Look, don’t get me wrong. I’m just as excited about the new Star Wars as the next fan. Likewise, I can’t wait to see what Marvel has in store with Avengers: Age of Ultron. I’m an (obsessive?) follower of their Agents of S.H.I.E.L.D. series, and an ardent watcher of both Arrow and The Flash, two of DC’s darling television spin-offs. These are all properties based off existing source material, whether it’s comic books or one of the most famous cinematic franchises of all time.

However, I feel that there are talented writers out there with exciting, fresh stories yearning to be unleashed from their paper bounds and brought forth onto the reflective-silver screens of our cineplexes. These stories are being marginalized when studio execs opt to “play it safe” with rehashes of recently-completed rehashes (I’m looking at you, Spider-Man), with bloated adaptations of beloved source material (The Hobbit) or the hope of capitalizing on unexpected, explosive success. In the case of this last example, I’m of course referring to the recent news that Lionsgate, boon of the young adult dystopian fiction adaptation fad, is considering continuing the Hunger Games stories beyond the book. As a fan of the series and its cast and wonderful director, I sincerely hope this will not materialize. Whilst it would be great to see more of the world that Katniss inhabits, and the fact that the last book left much to be desired in terms of an ending, the stories should just be left alone. Hollywood needs to learn about a story’s limits. They need to learn how to let go.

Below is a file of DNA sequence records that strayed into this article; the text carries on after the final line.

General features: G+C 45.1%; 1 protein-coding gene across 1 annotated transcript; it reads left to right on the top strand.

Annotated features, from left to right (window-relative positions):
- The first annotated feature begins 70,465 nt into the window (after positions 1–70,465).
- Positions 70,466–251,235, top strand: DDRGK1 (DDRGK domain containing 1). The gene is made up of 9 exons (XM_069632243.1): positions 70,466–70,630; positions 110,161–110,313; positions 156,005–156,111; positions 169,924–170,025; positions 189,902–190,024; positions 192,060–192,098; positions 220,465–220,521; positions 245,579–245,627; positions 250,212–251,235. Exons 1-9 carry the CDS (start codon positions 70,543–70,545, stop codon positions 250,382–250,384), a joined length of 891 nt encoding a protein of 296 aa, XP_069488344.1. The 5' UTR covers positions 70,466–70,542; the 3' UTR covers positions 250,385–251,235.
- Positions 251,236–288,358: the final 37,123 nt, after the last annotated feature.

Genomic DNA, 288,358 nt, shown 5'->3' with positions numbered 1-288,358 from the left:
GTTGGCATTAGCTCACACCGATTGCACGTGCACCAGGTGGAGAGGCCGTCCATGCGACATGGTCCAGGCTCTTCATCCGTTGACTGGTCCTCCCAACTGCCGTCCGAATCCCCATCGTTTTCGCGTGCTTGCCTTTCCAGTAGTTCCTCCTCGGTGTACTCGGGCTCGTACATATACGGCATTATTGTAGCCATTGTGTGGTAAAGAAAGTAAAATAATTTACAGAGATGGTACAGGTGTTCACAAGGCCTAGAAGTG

At the end of the day, we as cinemagoers make the final decision. We have a choice about what we want to watch. That’s the great thing about cinema: we live in an era when there are so many possibilities; were spoiled for choice, essentially. We can choose whether we feel like watching an inventive story like Birdman, or rekindle some nostalgic feels with a viewing of a Godzilla (or Ghostbusters or Robocop or Terminator) reboot. The thing I truly wish for, through, is for original stories to receive the same level of care and treatment that these existing, beloved properties are currently getting.